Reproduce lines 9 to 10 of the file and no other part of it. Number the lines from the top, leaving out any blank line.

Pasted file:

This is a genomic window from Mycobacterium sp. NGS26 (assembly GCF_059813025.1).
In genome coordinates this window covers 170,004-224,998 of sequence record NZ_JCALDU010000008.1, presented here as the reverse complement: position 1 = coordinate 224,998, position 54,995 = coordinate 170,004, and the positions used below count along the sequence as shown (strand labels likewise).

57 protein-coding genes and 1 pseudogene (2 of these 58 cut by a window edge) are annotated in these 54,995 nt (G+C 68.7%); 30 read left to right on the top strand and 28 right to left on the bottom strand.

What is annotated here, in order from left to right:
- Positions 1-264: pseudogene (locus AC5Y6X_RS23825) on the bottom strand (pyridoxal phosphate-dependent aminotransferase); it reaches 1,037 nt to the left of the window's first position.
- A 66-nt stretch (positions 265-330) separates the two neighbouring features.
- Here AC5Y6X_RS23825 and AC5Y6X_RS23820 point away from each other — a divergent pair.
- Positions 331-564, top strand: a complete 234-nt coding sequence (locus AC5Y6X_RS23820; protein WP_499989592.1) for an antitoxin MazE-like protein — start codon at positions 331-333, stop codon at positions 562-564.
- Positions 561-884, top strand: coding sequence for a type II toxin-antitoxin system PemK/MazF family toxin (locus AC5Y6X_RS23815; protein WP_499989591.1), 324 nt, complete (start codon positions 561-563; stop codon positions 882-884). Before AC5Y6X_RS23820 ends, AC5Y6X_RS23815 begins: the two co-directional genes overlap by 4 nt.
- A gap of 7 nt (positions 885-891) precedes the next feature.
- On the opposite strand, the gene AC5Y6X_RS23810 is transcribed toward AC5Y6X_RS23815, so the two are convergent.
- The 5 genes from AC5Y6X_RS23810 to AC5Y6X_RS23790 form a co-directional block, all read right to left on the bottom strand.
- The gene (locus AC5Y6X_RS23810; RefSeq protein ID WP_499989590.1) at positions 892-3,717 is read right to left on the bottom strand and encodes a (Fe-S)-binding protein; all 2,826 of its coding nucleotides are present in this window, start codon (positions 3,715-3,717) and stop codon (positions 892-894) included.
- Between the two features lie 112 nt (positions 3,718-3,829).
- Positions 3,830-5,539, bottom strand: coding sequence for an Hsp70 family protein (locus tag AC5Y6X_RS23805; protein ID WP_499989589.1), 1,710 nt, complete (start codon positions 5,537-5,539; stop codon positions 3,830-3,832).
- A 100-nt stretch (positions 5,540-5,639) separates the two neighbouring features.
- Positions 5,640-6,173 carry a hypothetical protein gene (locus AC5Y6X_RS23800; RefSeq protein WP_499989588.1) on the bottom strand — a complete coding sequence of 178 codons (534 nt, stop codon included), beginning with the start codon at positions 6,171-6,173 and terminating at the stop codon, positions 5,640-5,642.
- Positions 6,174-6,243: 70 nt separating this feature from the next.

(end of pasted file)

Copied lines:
- Positions 561-884, top strand: coding sequence for a type II toxin-antitoxin system PemK/MazF family toxin (locus AC5Y6X_RS23815; protein WP_499989591.1), 324 nt, complete (start codon positions 561-563; stop codon positions 882-884). Before AC5Y6X_RS23820 ends, AC5Y6X_RS23815 begins: the two co-directional genes overlap by 4 nt.
- A gap of 7 nt (positions 885-891) precedes the next feature.